FIG. 3 is a diagrammatic sectional elevation of another form of apparatus for the performance of the invention and employing a plasma jet or torch.
Referring now to FIG. 1 of the drawings, the basic form of the apparatus simply comprises a magnetron or other power generator 10 of microwaves which can be connected by terminals 12 to the electrical power supply. The output of magnetron 10 is delivered into a waveguide 14 of rectangular cross-section which is provided with a proper terminating impedance or tuning stub 16. A silica plasma tube 18 is inserted transversely through the waveguide 14 at a point of maximum electrical field intensity.
In operation, the metal halide is fed into the silica tube at H and the auxiliary gas, if any, is added at the same point or by way of the separate inlet A. Any unreacted gases together with any gaseous products or intermediates are removed from the outlet 0, while the metal is collected in the closed portion M of the tube 18. There is a tendency for the metal to deposit on the walls of the tube within the waveguide and to thereby shield the interior of the tube from the microwave energy. This can be largely avoided by mounting tube 18 vertically and sweep ing the gas downwardly through the tube fairly rapidly. Deposit of metal on the tube walls below, or outside, the waveguide does not appear to affect the plasma significantly and, for low melting point metals, the tube may be heated so as to allow the metal to run down to a collection point. On the other hand, the use of suitable flow conditions within a fairly large diameter tube will allow the metal to solidify into small particles and fall to the bottom of the collection area M. Finally, if desired, the unreacted halide and any gaseous products can be readily separated from one another and from the auxiliary gas by suitable cold traps or the like as is well known in the manufacture of chemicals.
With the basic apparatus of FIG. 1 in a laboratory trial and employing a magnetron having an output of 2.45 gc./ s. and a system pressure of about 1.5 torr, about 46% of the metal in a sample of aluminium chloride (AlCl was recovered after a single pass when employing hydro gen as the auxiliary gas. The aluminium chloride vapour was generated by heating a quantity of the solid so as to produce the desired pressure and flow rates in conjunction with a suitable vacuum pump (not shown) connected to the outlet 0. In order to separate the various output gases, it is convenient to maintain the metal collecting portion above 200 C. to prevent the unreacted chloride from condensing there and to employ a first trap at about ambient temperature to retain the chloride and at least one or two cold traps to condense out the chlorine gas and the hydrogen chloride. It was found that attempts to reduce aluminium chloride without the use of hydrogen were not so successful, less than 20% of the metal being recovered after one pass.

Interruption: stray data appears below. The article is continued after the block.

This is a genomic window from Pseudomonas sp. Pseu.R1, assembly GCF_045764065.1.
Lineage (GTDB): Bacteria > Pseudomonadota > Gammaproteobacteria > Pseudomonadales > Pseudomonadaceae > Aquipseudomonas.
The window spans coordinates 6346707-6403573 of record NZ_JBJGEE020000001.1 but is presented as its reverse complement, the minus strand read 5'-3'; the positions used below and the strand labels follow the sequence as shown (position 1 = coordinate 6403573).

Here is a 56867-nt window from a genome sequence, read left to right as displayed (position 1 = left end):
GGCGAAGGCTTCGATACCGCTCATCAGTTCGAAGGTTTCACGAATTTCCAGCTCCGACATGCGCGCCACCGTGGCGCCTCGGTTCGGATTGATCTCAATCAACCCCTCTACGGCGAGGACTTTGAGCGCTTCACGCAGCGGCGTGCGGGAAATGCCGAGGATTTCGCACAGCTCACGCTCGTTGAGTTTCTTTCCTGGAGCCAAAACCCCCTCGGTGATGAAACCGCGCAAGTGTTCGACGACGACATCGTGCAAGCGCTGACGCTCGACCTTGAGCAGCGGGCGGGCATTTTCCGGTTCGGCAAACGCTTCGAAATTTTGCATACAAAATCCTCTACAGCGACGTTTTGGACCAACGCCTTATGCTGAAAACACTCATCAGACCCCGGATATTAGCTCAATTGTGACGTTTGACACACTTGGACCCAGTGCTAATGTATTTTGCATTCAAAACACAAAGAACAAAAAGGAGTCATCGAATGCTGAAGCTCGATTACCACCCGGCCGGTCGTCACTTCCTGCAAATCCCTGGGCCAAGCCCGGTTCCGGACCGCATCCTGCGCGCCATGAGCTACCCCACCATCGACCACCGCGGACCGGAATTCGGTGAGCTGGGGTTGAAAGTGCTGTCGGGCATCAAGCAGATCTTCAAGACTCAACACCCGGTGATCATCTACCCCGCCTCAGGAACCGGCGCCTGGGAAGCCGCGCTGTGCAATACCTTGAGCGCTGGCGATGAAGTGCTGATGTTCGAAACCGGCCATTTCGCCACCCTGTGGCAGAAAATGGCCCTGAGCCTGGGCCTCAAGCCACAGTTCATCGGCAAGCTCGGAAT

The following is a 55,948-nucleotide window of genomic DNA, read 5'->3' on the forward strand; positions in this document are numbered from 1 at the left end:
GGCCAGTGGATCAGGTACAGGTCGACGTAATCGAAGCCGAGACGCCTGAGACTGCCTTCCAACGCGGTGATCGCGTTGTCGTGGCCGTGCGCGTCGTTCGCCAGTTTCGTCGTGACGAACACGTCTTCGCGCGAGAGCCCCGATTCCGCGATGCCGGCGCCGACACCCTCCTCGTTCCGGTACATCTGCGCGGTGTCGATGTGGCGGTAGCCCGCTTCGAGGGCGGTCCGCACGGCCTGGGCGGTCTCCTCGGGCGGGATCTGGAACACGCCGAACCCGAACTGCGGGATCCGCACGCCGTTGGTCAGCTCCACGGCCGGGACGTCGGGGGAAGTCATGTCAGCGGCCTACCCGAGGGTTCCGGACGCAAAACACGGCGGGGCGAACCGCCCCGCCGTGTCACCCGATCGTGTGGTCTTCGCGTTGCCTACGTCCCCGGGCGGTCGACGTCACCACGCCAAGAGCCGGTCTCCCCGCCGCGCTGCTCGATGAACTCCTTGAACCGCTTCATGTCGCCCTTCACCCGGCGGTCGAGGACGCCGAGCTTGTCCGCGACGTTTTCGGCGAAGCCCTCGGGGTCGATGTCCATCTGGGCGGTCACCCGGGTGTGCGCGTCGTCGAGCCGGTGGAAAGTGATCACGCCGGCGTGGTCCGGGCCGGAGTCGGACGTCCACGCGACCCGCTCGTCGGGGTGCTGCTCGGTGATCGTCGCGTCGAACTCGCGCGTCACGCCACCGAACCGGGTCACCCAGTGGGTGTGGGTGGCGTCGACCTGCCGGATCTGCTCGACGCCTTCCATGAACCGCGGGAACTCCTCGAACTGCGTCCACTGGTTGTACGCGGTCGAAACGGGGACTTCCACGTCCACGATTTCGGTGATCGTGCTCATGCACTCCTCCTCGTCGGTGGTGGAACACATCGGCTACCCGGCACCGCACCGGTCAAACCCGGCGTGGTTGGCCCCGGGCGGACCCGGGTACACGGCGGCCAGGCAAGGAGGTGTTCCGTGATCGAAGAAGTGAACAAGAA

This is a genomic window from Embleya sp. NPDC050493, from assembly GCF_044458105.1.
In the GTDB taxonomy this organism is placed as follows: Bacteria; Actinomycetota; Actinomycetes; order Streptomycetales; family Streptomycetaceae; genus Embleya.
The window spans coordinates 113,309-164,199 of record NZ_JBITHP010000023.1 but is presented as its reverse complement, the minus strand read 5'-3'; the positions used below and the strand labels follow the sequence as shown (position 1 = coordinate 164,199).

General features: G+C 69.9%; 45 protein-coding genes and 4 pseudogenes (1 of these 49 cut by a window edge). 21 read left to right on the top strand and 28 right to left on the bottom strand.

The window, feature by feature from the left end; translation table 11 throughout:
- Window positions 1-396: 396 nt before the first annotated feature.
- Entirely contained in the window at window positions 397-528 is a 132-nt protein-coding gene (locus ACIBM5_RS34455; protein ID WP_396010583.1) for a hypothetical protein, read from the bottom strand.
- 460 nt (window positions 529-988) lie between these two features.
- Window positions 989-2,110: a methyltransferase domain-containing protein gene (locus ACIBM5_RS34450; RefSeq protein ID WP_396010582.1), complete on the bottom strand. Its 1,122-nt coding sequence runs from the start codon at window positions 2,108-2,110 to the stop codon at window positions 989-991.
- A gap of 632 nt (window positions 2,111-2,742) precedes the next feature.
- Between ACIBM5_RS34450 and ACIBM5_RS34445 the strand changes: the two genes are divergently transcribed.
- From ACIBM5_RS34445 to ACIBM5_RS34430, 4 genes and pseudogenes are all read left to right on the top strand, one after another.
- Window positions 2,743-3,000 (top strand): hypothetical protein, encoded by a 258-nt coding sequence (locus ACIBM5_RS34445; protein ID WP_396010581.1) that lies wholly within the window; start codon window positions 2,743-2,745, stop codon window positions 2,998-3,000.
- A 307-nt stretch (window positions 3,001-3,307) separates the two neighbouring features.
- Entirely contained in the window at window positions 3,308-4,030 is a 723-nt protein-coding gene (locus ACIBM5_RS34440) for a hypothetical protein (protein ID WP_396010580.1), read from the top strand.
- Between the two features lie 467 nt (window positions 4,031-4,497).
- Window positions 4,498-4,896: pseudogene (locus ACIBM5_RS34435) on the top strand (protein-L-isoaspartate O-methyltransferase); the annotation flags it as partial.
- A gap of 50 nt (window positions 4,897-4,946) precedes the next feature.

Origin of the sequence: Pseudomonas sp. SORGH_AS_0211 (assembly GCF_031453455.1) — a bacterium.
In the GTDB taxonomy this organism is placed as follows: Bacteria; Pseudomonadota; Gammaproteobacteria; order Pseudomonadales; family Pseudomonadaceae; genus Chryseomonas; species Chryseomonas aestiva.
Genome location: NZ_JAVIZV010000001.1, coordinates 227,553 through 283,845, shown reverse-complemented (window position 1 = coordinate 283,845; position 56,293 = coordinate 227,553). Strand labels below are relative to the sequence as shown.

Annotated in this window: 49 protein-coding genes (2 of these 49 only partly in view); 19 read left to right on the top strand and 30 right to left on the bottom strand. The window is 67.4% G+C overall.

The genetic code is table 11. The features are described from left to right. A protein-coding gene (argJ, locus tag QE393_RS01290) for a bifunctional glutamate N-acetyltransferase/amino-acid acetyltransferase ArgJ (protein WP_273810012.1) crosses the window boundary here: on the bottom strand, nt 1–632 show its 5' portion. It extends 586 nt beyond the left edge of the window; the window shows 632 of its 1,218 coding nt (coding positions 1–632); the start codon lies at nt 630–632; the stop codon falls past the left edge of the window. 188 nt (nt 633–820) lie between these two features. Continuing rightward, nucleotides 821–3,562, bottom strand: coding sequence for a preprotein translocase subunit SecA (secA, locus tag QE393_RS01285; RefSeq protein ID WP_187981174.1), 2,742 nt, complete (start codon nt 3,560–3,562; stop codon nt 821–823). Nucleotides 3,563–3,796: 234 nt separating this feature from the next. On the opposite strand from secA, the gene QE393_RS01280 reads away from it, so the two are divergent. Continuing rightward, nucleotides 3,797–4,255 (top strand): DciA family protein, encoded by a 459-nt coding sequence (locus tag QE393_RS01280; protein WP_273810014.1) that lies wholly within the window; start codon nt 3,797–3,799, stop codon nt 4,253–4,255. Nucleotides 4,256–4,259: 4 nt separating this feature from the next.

Somewhat similar results have been obtained with other metal chlorides and form a useful comparison here. With beryllium chloride (BeCl and hydrogen at a pressure of 2 torr, about 15% of the available metal was reduced in a single pass through the tube. Again, with lithium chloride (LiCl) the auxiliary gas used was helium and the pressure employed was 1.5 torr, and some 60% of the possible lithium was deposited after a single pass. In both the above described examples, essentially the same apparatus was used as that described in respect of aluminium chloride. However, it will be appreciated that the use of tube 18 could be avoided if part of the waveguide 14 were itself to be used to convey the gases. In such a case, deposition of metal on the walls of the waveguide, though not shielding the gas, may be glossy and result in detuning of the system, and steps could be taken to ensure that deposits are formed outside the waveguide section itself.
FIG. 2 of the drawings shows a form of plasma generator which has been used elsewhere, but which can be readily adapted for the purposes of the present invention. In this case, a coaxial line resonator or cavity is formed by a metal chamber 20 which, because of the low impedance, can be of between one and two feet in diameter, the frequency employed again being about 14 gc./s. In this case, however, the plasma is constrained by pinch coils 22 so that it stays within the centre of the chamber 20 and in line with the gas inlet 24 and outlet 26. The microwave power is obtained from a power klystron 28 that can be controlled in frequency to retain the tuning of the chamber or cavity, automatic tuning being effected by a feed-back control loop 30 and preset or manual tuning being obtained by the conventional tuning stubs 32. The high frequency energy is passed down the central plasma column P and into the terminating waveguide 34. Finally, the particulate metal can be recovered simply from the hopper 36 as the diameter of the chamber is such that it is possible to ensure that the metal solidifies in the annular region between the plasma and the walls.
In FIG. 3 of the drawings, the halide vapour or gas is fed to a conventional plasma jet 40 driven by high frequency power supply 42. The gases discharged from the plasma enter into a collection chamber 44 which is maintained at a suitable pressure to ensure proper operation of the plasma jet 40 and at a suitable temperature to allow the desired metal to precipitate out of the gases and fall to the bottom of chamber 44 as a rain of fine droplets or particles. This figure also shows a retort 46 wherein the solid metal halide 48 is heated by coil 50 to generate the vapour which is combined with the auxiliary gas from inlet 52 to feed the plasma jet. Thus, where aluminium is to be produced, the chloride can readily be obtained from the chlorination of bauxite and, as it vapourizes at about 200 0., large quantities of the halide vapour can be readily treated according to this and other forms of the invention for the production of aluminium metal.